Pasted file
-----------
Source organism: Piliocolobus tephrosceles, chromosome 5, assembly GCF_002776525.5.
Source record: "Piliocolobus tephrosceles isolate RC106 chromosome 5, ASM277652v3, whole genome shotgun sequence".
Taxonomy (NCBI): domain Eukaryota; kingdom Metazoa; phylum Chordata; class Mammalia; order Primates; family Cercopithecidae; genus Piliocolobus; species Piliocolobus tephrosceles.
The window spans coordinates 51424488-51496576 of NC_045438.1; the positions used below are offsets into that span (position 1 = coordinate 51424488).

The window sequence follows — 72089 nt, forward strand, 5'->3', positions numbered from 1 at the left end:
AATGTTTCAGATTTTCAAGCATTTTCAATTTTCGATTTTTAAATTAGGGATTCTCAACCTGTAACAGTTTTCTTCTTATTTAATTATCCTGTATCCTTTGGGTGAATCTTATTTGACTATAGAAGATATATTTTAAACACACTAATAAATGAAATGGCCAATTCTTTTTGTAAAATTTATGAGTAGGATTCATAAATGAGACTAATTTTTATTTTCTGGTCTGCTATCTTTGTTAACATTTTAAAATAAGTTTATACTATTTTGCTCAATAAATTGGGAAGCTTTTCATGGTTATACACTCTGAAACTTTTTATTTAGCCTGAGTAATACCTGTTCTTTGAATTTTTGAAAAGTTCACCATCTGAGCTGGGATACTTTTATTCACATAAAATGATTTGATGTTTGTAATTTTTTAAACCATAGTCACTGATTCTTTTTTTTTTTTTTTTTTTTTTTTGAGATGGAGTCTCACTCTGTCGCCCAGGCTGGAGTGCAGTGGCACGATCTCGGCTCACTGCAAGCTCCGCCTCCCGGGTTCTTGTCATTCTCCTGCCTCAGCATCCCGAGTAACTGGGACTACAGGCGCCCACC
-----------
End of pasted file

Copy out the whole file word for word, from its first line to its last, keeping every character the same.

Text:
Source organism: Piliocolobus tephrosceles, chromosome 5, assembly GCF_002776525.5.
Source record: "Piliocolobus tephrosceles isolate RC106 chromosome 5, ASM277652v3, whole genome shotgun sequence".
Taxonomy (NCBI): domain Eukaryota; kingdom Metazoa; phylum Chordata; class Mammalia; order Primates; family Cercopithecidae; genus Piliocolobus; species Piliocolobus tephrosceles.
The window spans coordinates 51424488-51496576 of NC_045438.1; the positions used below are offsets into that span (position 1 = coordinate 51424488).

The window sequence follows — 72089 nt, forward strand, 5'->3', positions numbered from 1 at the left end:
AATGTTTCAGATTTTCAAGCATTTTCAATTTTCGATTTTTAAATTAGGGATTCTCAACCTGTAACAGTTTTCTTCTTATTTAATTATCCTGTATCCTTTGGGTGAATCTTATTTGACTATAGAAGATATATTTTAAACACACTAATAAATGAAATGGCCAATTCTTTTTGTAAAATTTATGAGTAGGATTCATAAATGAGACTAATTTTTATTTTCTGGTCTGCTATCTTTGTTAACATTTTAAAATAAGTTTATACTATTTTGCTCAATAAATTGGGAAGCTTTTCATGGTTATACACTCTGAAACTTTTTATTTAGCCTGAGTAATACCTGTTCTTTGAATTTTTGAAAAGTTCACCATCTGAGCTGGGATACTTTTATTCACATAAAATGATTTGATGTTTGTAATTTTTTAAACCATAGTCACTGATTCTTTTTTTTTTTTTTTTTTTTTTTTGAGATGGAGTCTCACTCTGTCGCCCAGGCTGGAGTGCAGTGGCACGATCTCGGCTCACTGCAAGCTCCGCCTCCCGGGTTCTTGTCATTCTCCTGCCTCAGCATCCCGAGTAACTGGGACTACAGGCGCCCACC